Hi, my name is George Aitchison. I have been friends with Kevin now for a few years and have worked with him on a number of occasions. I teach outdoor skills (including Bushcraft) to SeaCadets.
Kevin asked me to write for his blog while he is on his travels, so I thought I’d share a few projects with you.
I’m going to start with my favourite technique for making spruce pitch, which can be used as a glue/filler in primitive crafts – for example coating the bindings on arrows, as in the picture below.
- Primitive arrows
There are several ways of making pitch: I’m going to show you the tin-can method today, and in the next post I’ll cover the hot rocks method.
First up we collected a tinful of resin from some spruce trees that had been damaged by woodland machinery. I prefer to use a flattened edge on a stick to collect the resin as this is a sight safer than using a blade.
- Collecting spruce resin
My mate Ben collected resin in an old baked bean can – as you can see we quickly got a tinful.
- A tinful of resin and collecting stick
To make pitch I use two baked bean style tins with a small improvised colander in one made out of half a beer can with holes punched through the bottom.
The sticks in the picture below are ready for rolling the pitch on to when it is ready. An alternative is to use a stick like elder with the pith taken out and the pitch poured into the cavity, which makes a kind of pencil.
- Kit for making the pitch
I packed the colander with resin then set light to it. The disadvantage of this method is that you lose a little of the resin but the big plus is that it melts quickly and collects cleanly in the bottom of the tin, leaves the detritus in the colander. Two good friends of mine Mark Oriel and Keith Coleman introduced me to this method: previously I’d just put the resin into a tin, placed it into some embers and scooped out the detritus when it had melted.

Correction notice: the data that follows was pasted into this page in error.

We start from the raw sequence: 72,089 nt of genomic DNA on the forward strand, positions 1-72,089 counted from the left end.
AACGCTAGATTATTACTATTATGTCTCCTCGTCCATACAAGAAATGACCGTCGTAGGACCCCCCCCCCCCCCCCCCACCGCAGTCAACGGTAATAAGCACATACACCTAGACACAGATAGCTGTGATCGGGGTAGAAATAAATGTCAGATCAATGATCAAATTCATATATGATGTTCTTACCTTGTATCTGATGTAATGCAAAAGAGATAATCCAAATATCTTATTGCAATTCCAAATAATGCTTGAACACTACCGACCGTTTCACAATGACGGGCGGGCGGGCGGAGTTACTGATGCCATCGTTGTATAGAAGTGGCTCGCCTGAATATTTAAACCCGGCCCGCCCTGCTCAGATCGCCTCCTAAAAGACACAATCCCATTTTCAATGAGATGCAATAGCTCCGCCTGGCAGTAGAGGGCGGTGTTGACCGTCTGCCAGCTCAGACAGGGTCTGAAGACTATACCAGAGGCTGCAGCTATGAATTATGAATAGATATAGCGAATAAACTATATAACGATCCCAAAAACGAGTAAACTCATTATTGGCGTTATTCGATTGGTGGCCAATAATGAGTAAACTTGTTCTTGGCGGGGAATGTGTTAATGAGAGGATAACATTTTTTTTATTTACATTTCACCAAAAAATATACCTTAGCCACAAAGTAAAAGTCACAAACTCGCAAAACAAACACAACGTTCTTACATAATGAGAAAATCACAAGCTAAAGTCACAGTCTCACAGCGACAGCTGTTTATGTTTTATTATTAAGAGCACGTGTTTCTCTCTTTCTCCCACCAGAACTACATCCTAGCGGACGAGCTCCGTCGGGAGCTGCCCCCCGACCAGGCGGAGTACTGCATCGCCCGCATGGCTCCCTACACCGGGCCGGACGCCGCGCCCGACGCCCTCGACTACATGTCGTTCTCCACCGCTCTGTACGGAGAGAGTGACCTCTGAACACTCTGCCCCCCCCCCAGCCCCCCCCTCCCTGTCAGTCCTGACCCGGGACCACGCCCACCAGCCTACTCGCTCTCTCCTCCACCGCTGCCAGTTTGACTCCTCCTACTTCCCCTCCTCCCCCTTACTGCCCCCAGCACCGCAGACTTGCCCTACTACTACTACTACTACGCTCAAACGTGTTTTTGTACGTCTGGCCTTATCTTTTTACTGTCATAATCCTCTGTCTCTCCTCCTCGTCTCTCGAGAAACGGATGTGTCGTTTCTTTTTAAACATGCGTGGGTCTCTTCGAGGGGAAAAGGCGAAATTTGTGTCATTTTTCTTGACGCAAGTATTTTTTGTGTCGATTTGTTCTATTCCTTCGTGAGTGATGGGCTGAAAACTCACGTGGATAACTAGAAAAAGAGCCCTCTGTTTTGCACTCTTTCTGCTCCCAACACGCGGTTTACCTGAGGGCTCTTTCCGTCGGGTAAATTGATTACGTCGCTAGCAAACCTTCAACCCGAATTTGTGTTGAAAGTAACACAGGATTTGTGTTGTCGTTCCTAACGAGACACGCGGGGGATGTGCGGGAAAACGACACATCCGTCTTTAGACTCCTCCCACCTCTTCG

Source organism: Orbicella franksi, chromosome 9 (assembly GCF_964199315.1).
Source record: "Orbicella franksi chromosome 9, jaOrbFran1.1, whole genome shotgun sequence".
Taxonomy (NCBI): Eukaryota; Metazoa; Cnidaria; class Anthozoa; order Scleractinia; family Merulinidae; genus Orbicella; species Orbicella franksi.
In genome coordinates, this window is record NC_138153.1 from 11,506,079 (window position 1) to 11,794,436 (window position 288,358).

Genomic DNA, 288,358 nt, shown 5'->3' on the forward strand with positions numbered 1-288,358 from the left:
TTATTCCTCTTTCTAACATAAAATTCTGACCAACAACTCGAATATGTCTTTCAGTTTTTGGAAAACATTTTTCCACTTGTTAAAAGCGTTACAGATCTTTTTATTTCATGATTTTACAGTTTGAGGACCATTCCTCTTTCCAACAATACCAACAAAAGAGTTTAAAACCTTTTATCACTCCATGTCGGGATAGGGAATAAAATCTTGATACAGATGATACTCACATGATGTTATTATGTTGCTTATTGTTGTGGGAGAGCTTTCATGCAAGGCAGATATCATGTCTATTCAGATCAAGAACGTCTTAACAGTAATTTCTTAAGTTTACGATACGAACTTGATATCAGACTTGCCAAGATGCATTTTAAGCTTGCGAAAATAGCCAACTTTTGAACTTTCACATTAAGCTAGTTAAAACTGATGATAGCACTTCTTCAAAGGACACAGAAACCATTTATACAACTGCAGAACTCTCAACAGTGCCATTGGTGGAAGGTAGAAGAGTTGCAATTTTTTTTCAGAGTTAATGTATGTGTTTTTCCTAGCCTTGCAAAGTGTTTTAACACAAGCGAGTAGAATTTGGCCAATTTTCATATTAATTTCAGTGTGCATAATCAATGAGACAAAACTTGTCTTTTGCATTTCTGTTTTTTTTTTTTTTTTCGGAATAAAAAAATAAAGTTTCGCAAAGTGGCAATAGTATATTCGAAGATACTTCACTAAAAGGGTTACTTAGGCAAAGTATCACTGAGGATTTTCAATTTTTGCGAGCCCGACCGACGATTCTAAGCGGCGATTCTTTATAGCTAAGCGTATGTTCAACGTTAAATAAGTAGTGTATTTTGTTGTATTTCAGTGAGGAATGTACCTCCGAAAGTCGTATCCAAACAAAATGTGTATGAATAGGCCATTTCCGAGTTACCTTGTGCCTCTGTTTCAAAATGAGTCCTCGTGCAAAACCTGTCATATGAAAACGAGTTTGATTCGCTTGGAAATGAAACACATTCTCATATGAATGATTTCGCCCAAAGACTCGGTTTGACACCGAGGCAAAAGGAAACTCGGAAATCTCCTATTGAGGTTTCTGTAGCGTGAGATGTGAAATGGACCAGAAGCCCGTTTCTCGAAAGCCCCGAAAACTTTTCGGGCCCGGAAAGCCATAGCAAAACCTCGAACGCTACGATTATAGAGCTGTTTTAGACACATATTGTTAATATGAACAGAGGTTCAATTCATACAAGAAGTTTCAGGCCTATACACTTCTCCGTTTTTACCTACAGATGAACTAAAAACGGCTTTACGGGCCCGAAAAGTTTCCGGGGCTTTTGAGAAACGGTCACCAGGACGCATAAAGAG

- Burning resin
My friend Mark then powdered the charcoal with a small stone.
- Powdering the charcoal
The melted resin (it looks black from previous pitch making). As the detritus is left in the colander the resin in the tin is very fine, which makes for very smooth pitch.
- Melted resin
To temper the pitch and make it less fragile and more flexible I add beeswax and charcoal. There are many other ingredients that can be used instead of these. The charcoal went in first. I normally put in as much charcoal as there is resin.
- Adding charcoal
Next was the beeswax. I have heard some folk say they put in the same quantities for everything but I usually just put in a small block or two. I also use beeswax balsam you can buy in shops. It seems to work just as well.
Then stick it on the embers and mix it up. Watch out that you don’t overheat it as it will froth up and spill over.
- Melting the beeswax
When it is mixed and the tin has been pulled out of the embers it is time to get the sticks and water ready. Let the pitch cool slightly and become a little tacky first.
Put one of the sticks into the mixture and roll it a few times (I try to square off the stick when I can remember to help me here) until you have some pitch on the stick.
- Adding the pitch to the stick
Then stick it into the water to rapidly cool the pitch down. The pitch shrugs off any water and any bits that fall into the water turn into little blobs that can be popped back into the can.
Keep repeating this process to build up the pitch on the stick.
- Rapidly cooling the resin
Remembering to wet your fingers first, you can mould the pitch how you want it.
- Moulding the pitch
The 3 pitch sticks were made by my friends Mark, Ben and myself. The piece at the top had been made on an earlier course. All will be used in craft making.
- Completed lollipops
Hope you found that useful: next time I’ll show how to make pitch using hot rocks.